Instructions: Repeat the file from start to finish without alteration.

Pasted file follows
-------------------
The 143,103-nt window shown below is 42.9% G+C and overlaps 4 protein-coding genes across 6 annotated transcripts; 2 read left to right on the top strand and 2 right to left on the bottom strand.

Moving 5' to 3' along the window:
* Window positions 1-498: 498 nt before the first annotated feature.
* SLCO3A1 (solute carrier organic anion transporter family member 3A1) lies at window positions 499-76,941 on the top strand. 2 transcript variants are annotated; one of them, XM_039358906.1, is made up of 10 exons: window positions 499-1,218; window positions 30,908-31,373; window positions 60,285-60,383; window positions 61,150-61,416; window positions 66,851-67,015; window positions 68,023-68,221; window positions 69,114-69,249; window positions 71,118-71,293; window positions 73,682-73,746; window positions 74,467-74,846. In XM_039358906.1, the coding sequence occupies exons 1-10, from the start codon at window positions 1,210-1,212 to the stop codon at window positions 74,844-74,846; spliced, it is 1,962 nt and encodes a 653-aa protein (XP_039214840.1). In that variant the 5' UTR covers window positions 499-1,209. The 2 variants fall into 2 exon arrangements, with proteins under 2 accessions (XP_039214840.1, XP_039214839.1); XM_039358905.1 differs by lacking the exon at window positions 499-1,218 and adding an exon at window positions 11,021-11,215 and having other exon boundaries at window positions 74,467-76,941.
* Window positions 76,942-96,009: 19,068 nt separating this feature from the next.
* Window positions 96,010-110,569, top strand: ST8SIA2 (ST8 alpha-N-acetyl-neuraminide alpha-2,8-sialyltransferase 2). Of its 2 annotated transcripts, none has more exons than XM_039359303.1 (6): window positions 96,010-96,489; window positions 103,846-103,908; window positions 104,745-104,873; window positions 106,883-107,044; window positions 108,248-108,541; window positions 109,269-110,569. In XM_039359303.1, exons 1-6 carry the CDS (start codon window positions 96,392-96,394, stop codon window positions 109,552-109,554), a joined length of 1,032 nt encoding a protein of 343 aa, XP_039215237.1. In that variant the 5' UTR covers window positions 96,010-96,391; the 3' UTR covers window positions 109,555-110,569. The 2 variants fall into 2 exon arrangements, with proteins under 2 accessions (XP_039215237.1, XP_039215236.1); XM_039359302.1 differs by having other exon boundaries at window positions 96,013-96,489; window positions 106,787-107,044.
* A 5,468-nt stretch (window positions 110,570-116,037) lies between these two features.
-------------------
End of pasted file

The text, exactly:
The 143,103-nt window shown below is 42.9% G+C and overlaps 4 protein-coding genes across 6 annotated transcripts; 2 read left to right on the top strand and 2 right to left on the bottom strand.

Moving 5' to 3' along the window:
* Window positions 1-498: 498 nt before the first annotated feature.
* SLCO3A1 (solute carrier organic anion transporter family member 3A1) lies at window positions 499-76,941 on the top strand. 2 transcript variants are annotated; one of them, XM_039358906.1, is made up of 10 exons: window positions 499-1,218; window positions 30,908-31,373; window positions 60,285-60,383; window positions 61,150-61,416; window positions 66,851-67,015; window positions 68,023-68,221; window positions 69,114-69,249; window positions 71,118-71,293; window positions 73,682-73,746; window positions 74,467-74,846. In XM_039358906.1, the coding sequence occupies exons 1-10, from the start codon at window positions 1,210-1,212 to the stop codon at window positions 74,844-74,846; spliced, it is 1,962 nt and encodes a 653-aa protein (XP_039214840.1). In that variant the 5' UTR covers window positions 499-1,209. The 2 variants fall into 2 exon arrangements, with proteins under 2 accessions (XP_039214840.1, XP_039214839.1); XM_039358905.1 differs by lacking the exon at window positions 499-1,218 and adding an exon at window positions 11,021-11,215 and having other exon boundaries at window positions 74,467-76,941.
* Window positions 76,942-96,009: 19,068 nt separating this feature from the next.
* Window positions 96,010-110,569, top strand: ST8SIA2 (ST8 alpha-N-acetyl-neuraminide alpha-2,8-sialyltransferase 2). Of its 2 annotated transcripts, none has more exons than XM_039359303.1 (6): window positions 96,010-96,489; window positions 103,846-103,908; window positions 104,745-104,873; window positions 106,883-107,044; window positions 108,248-108,541; window positions 109,269-110,569. In XM_039359303.1, exons 1-6 carry the CDS (start codon window positions 96,392-96,394, stop codon window positions 109,552-109,554), a joined length of 1,032 nt encoding a protein of 343 aa, XP_039215237.1. In that variant the 5' UTR covers window positions 96,010-96,391; the 3' UTR covers window positions 109,555-110,569. The 2 variants fall into 2 exon arrangements, with proteins under 2 accessions (XP_039215237.1, XP_039215236.1); XM_039359302.1 differs by having other exon boundaries at window positions 96,013-96,489; window positions 106,787-107,044.
* A 5,468-nt stretch (window positions 110,570-116,037) lies between these two features.